Alan Davey, Chief Executive of Arts Council England (ACE), has been told he should be 'embarrassed' by his answers after criticism of the organisation's handling of public money.
At the first oral session of the inquiry Davey faced interrogation on a range of issues, including the Arts Council's recent restructure, administration costs and the level of subsidy given to frontline services. He also faced accusations that the ACE is a 'politically correct' institution obsessed with bureaucracy at the expense of their regularly funded organisations.
Making a marked reference to Culture Secretary Jeremy Hunt's statement that cuts must be handled 'intelligently', Tom Watson, MP for West Bromwich East cited examples of the ACE's purported wastefulness. This included £20,000 on a Christmas party, £10,000 on drinks at parliamentary conferences and thousands of pounds spent storing their own art collection.
If this was an attempt by the ACE to convince the government of the evidential value and subsequent return of investing in the arts, it did not work. In fact the committee even accused the arts community of 'scaremongering', citing the example of Tate Director Sir Nicholas Serota's claims the coalition's 'blitzkrieg' on the arts will be 'the greatest crisis in arts and heritage since government funding began.'
In addition to Davey, Arts and Business Chief Executive Colin Tweedy and Louise de Winter, Director of the National Campaign for the Arts, gave evidence. Winter made a strong point for the importance of local authorities to arts funding, questioning whether their relationship with the ACE needs re-evaluating. Davey responded by saying "I want to achieve some instance of monitoring arrangements with local authorities." It was hardly ground breaking stuff.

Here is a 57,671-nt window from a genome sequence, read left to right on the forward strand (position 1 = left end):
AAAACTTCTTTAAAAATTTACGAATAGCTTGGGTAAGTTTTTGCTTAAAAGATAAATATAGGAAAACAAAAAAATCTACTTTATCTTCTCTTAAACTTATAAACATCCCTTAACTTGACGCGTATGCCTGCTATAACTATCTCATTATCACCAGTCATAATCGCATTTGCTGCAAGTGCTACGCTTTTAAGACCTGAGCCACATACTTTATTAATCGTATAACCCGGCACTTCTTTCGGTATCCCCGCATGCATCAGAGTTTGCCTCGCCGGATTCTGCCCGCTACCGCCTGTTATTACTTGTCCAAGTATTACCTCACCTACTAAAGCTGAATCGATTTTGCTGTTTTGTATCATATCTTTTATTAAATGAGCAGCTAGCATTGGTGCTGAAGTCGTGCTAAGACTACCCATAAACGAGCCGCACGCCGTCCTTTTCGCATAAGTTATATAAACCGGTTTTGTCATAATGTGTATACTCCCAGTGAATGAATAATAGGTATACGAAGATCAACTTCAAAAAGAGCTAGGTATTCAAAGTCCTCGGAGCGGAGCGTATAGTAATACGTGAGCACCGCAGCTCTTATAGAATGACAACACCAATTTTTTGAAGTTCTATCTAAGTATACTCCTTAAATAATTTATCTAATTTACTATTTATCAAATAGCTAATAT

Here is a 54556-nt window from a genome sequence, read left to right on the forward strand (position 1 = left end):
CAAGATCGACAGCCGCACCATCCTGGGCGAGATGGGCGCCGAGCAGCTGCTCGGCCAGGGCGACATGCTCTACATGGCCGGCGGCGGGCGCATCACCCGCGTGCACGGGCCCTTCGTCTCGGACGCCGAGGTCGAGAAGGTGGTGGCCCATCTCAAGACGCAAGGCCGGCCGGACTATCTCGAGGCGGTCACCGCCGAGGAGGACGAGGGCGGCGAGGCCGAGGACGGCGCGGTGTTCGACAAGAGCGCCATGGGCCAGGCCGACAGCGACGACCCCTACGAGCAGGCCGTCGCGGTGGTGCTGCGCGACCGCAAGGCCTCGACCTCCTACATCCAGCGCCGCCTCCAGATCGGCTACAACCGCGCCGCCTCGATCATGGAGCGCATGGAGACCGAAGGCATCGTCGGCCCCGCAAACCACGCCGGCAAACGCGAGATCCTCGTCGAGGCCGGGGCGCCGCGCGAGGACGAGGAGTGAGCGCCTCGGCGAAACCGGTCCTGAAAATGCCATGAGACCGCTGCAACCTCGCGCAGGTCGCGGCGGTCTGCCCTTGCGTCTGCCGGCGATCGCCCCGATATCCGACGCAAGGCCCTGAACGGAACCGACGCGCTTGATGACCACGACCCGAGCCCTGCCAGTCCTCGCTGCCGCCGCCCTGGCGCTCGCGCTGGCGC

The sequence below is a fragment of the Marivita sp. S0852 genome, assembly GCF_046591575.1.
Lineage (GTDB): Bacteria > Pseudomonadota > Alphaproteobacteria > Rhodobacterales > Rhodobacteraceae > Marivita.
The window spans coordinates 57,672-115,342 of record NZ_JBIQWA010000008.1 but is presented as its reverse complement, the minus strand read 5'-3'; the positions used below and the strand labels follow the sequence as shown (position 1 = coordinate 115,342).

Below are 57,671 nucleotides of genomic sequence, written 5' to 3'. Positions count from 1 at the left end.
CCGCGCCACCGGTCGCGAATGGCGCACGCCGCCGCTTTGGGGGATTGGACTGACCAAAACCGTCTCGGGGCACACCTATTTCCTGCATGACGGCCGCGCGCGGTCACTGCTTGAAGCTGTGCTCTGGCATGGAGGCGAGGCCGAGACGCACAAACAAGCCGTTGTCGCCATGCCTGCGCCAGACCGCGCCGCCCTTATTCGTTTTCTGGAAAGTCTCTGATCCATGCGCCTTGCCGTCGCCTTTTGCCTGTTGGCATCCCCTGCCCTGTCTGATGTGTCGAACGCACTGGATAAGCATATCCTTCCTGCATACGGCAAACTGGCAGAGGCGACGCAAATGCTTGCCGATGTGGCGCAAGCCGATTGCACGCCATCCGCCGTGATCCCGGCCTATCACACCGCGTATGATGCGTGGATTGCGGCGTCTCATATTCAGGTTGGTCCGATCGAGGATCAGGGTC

Davey also refused to give any assurances on funding for specific organisations. When asked whether some of the Arts Council's regularly funded bodies would lose 100% of their funding he simply reiterated his commitment to plans already laid out for the coming year - nothing beyond. When pushed on the matter he admitted some organisations could lose 100% of their subsidy within 18 months.
Colin Tweedy also admitted he fears for the future of Arts and Business, criticising their label as a quango. He said: "We are a private body, not a quango. Yet whenever we ask the private sector for money they have said no. Alan has not given us assurances we will continue to receive our grant. Without public money we would cease to exist in our current format. So yes, we are in danger."
In almost two hours of debate there was not a single mention of the impact cuts will have on individual artists. Tweedy suggested the need to adopt the 'can-do' ethos of many American organisations. Yet this mind-set is already evidenced closer to home, where thousands of artists adopt a multifaceted, nomadic approach to survival every day of their lives.
The report submitted to government by the committee will undoubtedly fail to communicate the economic and social returns our sector offers, with many of the criticisms made of Davey and the ACE taking centre-stage. What little positives that can be drawn from the inquiry come in the form of facts and figures we have heard a hundred times before. Once again, here was a missed opportunity.